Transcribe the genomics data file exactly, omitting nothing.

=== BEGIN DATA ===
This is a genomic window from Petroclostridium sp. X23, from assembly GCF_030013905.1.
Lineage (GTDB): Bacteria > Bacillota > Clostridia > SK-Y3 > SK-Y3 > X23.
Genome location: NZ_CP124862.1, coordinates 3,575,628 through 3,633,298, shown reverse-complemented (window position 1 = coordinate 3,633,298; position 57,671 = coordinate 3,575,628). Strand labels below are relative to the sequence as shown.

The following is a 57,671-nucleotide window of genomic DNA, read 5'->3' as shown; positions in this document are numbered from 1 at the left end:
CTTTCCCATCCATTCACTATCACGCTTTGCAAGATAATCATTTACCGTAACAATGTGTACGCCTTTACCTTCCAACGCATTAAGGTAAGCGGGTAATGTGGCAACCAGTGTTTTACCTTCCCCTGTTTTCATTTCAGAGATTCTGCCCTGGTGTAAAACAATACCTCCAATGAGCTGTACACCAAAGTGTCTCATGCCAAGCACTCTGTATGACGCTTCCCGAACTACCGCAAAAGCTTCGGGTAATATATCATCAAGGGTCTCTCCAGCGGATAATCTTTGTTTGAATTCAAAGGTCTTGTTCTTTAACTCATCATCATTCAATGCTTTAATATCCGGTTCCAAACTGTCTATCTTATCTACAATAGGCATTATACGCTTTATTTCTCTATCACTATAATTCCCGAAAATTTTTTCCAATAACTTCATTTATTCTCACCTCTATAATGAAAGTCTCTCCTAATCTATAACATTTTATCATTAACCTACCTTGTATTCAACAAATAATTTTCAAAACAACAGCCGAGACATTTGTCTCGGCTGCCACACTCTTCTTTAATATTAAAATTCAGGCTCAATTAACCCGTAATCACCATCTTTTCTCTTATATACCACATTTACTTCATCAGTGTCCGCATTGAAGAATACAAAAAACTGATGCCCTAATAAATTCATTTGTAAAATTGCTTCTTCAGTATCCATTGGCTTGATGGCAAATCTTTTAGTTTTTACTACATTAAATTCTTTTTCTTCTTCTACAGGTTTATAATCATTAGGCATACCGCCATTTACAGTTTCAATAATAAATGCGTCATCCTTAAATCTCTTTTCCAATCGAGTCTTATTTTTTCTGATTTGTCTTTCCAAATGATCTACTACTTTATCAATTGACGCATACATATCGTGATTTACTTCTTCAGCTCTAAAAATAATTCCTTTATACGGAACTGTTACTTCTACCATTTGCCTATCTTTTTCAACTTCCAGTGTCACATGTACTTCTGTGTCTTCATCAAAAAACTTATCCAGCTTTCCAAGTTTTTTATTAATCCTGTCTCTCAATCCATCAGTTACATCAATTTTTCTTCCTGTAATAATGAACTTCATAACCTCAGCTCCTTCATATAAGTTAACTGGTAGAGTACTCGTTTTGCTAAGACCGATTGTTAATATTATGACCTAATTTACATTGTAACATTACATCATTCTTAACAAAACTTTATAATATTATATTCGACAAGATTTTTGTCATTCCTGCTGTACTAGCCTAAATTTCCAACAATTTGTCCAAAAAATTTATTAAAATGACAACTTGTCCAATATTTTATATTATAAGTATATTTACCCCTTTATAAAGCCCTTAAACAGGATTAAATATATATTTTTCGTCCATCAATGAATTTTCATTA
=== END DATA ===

This is a genomic window from Petroclostridium sp. X23, from assembly GCF_030013905.1.
Lineage (GTDB): Bacteria > Bacillota > Clostridia > SK-Y3 > SK-Y3 > X23.
Genome location: NZ_CP124862.1, coordinates 3,575,628 through 3,633,298, shown reverse-complemented (window position 1 = coordinate 3,633,298; position 57,671 = coordinate 3,575,628). Strand labels below are relative to the sequence as shown.

The following is a 57,671-nucleotide window of genomic DNA, read 5'->3' as shown; positions in this document are numbered from 1 at the left end:
CTTTCCCATCCATTCACTATCACGCTTTGCAAGATAATCATTTACCGTAACAATGTGTACGCCTTTACCTTCCAACGCATTAAGGTAAGCGGGTAATGTGGCAACCAGTGTTTTACCTTCCCCTGTTTTCATTTCAGAGATTCTGCCCTGGTGTAAAACAATACCTCCAATGAGCTGTACACCAAAGTGTCTCATGCCAAGCACTCTGTATGACGCTTCCCGAACTACCGCAAAAGCTTCGGGTAATATATCATCAAGGGTCTCTCCAGCGGATAATCTTTGTTTGAATTCAAAGGTCTTGTTCTTTAACTCATCATCATTCAATGCTTTAATATCCGGTTCCAAACTGTCTATCTTATCTACAATAGGCATTATACGCTTTATTTCTCTATCACTATAATTCCCGAAAATTTTTTCCAATAACTTCATTTATTCTCACCTCTATAATGAAAGTCTCTCCTAATCTATAACATTTTATCATTAACCTACCTTGTATTCAACAAATAATTTTCAAAACAACAGCCGAGACATTTGTCTCGGCTGCCACACTCTTCTTTAATATTAAAATTCAGGCTCAATTAACCCGTAATCACCATCTTTTCTCTTATATACCACATTTACTTCATCAGTGTCCGCATTGAAGAATACAAAAAACTGATGCCCTAATAAATTCATTTGTAAAATTGCTTCTTCAGTATCCATTGGCTTGATGGCAAATCTTTTAGTTTTTACTACATTAAATTCTTTTTCTTCTTCTACAGGTTTATAATCATTAGGCATACCGCCATTTACAGTTTCAATAATAAATGCGTCATCCTTAAATCTCTTTTCCAATCGAGTCTTATTTTTTCTGATTTGTCTTTCCAAATGATCTACTACTTTATCAATTGACGCATACATATCGTGATTTACTTCTTCAGCTCTAAAAATAATTCCTTTATACGGAACTGTTACTTCTACCATTTGCCTATCTTTTTCAACTTCCAGTGTCACATGTACTTCTGTGTCTTCATCAAAAAACTTATCCAGCTTTCCAAGTTTTTTATTAATCCTGTCTCTCAATCCATCAGTTACATCAATTTTTCTTCCTGTAATAATGAACTTCATAACCTCAGCTCCTTCATATAAGTTAACTGGTAGAGTACTCGTTTTGCTAAGACCGATTGTTAATATTATGACCTAATTTACATTGTAACATTACATCATTCTTAACAAAACTTTATAATATTATATTCGACAAGATTTTTGTCATTCCTGCTGTACTAGCCTAAATTTCCAACAATTTGTCCAAAAAATTTATTAAAATGACAACTTGTCCAATATTTTATATTATAAGTATATTTACCCCTTTATAAAGCCCTTAAACAGGATTAAATATATATTTTTCGTCCATCAATGAATTTTCATTA